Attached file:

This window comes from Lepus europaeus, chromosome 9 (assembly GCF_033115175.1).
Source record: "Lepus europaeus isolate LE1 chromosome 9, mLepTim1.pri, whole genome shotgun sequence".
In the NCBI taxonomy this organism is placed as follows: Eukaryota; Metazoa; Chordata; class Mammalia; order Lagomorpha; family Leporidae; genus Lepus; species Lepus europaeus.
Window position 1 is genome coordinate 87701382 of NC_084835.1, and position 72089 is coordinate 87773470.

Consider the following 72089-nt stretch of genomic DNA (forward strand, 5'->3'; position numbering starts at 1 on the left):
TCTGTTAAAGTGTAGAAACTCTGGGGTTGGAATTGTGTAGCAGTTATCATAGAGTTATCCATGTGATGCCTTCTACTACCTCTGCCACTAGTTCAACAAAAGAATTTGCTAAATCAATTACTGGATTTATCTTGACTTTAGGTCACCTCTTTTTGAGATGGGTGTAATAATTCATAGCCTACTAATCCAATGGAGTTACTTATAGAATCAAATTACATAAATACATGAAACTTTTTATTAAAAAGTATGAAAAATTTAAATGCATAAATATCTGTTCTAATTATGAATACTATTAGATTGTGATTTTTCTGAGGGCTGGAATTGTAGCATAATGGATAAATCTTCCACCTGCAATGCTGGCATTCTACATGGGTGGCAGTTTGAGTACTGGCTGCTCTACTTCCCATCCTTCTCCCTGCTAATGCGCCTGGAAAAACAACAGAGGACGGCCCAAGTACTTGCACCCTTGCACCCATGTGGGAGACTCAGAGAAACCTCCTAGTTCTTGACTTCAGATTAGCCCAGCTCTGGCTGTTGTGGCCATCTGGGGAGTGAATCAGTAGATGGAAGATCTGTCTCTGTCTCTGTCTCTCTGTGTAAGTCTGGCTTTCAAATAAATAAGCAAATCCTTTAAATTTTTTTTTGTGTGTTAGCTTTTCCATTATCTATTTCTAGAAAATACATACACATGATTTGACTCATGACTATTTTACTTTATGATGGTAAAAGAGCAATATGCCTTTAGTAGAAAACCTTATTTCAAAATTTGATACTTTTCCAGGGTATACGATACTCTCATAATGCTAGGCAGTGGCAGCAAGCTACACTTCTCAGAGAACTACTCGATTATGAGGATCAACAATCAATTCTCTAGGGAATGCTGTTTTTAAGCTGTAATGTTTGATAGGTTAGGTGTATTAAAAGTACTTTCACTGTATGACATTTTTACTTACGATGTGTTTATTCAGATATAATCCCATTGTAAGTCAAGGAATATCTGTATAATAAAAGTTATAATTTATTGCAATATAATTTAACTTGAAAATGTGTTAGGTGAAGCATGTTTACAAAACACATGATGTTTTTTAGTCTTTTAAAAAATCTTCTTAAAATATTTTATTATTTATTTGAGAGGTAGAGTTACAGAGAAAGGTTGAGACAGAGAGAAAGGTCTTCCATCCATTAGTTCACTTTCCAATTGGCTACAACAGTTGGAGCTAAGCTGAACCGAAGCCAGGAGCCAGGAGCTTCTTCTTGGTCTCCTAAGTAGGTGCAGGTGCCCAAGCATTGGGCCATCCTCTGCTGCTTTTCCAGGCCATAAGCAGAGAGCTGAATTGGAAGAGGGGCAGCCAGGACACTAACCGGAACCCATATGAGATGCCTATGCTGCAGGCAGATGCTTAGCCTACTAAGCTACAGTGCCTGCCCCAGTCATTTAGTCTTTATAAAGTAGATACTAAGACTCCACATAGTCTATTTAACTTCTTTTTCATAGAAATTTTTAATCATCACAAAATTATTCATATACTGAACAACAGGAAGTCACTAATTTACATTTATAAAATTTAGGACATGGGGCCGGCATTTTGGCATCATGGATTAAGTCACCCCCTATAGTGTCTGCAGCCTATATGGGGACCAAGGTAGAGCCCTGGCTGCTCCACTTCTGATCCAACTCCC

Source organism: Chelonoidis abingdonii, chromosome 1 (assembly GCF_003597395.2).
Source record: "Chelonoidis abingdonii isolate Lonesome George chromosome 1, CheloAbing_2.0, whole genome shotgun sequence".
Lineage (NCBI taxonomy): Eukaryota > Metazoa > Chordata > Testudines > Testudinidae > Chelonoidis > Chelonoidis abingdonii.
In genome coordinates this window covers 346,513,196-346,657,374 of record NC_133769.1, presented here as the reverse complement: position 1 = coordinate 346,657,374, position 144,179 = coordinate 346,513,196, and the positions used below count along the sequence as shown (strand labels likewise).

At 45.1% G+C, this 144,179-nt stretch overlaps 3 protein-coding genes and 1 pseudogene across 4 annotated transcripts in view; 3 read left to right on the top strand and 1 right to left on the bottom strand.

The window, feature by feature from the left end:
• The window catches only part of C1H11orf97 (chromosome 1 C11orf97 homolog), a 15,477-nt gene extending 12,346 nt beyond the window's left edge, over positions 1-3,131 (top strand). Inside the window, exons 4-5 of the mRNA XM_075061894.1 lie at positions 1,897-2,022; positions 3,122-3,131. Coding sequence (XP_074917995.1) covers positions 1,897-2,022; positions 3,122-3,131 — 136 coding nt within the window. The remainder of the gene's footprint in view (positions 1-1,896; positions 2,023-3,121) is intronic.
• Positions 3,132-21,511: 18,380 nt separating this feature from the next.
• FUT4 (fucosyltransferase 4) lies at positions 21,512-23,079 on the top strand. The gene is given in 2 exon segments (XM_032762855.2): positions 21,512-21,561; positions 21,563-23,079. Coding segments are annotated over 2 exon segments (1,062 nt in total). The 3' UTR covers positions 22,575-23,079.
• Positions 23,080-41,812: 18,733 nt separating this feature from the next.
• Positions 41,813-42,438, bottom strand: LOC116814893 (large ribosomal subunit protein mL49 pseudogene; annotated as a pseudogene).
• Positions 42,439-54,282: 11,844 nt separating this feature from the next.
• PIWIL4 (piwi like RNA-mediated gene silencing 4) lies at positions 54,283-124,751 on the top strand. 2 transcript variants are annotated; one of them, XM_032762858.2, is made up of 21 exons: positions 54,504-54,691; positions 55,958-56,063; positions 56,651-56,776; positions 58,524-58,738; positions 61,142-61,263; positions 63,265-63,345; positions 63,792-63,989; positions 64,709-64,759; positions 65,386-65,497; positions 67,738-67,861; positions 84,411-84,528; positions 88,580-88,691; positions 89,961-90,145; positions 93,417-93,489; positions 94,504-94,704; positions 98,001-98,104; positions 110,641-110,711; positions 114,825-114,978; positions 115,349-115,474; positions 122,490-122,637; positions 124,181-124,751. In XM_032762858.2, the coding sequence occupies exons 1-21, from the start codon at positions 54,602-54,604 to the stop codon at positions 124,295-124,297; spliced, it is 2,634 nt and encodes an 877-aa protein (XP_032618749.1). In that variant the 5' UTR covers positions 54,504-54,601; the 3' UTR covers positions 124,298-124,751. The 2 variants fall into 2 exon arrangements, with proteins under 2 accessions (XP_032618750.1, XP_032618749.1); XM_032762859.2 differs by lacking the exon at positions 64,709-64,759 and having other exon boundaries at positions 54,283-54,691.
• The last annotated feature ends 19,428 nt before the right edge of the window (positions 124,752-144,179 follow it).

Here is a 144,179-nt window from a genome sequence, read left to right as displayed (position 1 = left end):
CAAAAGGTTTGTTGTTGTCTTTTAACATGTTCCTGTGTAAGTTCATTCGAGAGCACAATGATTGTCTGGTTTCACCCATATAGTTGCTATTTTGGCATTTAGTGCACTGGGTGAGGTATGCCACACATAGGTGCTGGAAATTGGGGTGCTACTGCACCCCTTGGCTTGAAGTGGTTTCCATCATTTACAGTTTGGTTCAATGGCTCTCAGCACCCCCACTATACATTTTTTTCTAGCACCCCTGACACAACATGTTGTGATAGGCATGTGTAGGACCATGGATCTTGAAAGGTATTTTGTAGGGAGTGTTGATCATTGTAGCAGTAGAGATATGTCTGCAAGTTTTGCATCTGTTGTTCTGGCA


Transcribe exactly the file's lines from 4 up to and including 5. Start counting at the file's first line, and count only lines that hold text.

Window position 1 is genome coordinate 87701382 of NC_084835.1, and position 72089 is coordinate 87773470.

Consider the following 72089-nt stretch of genomic DNA (forward strand, 5'->3'; position numbering starts at 1 on the left):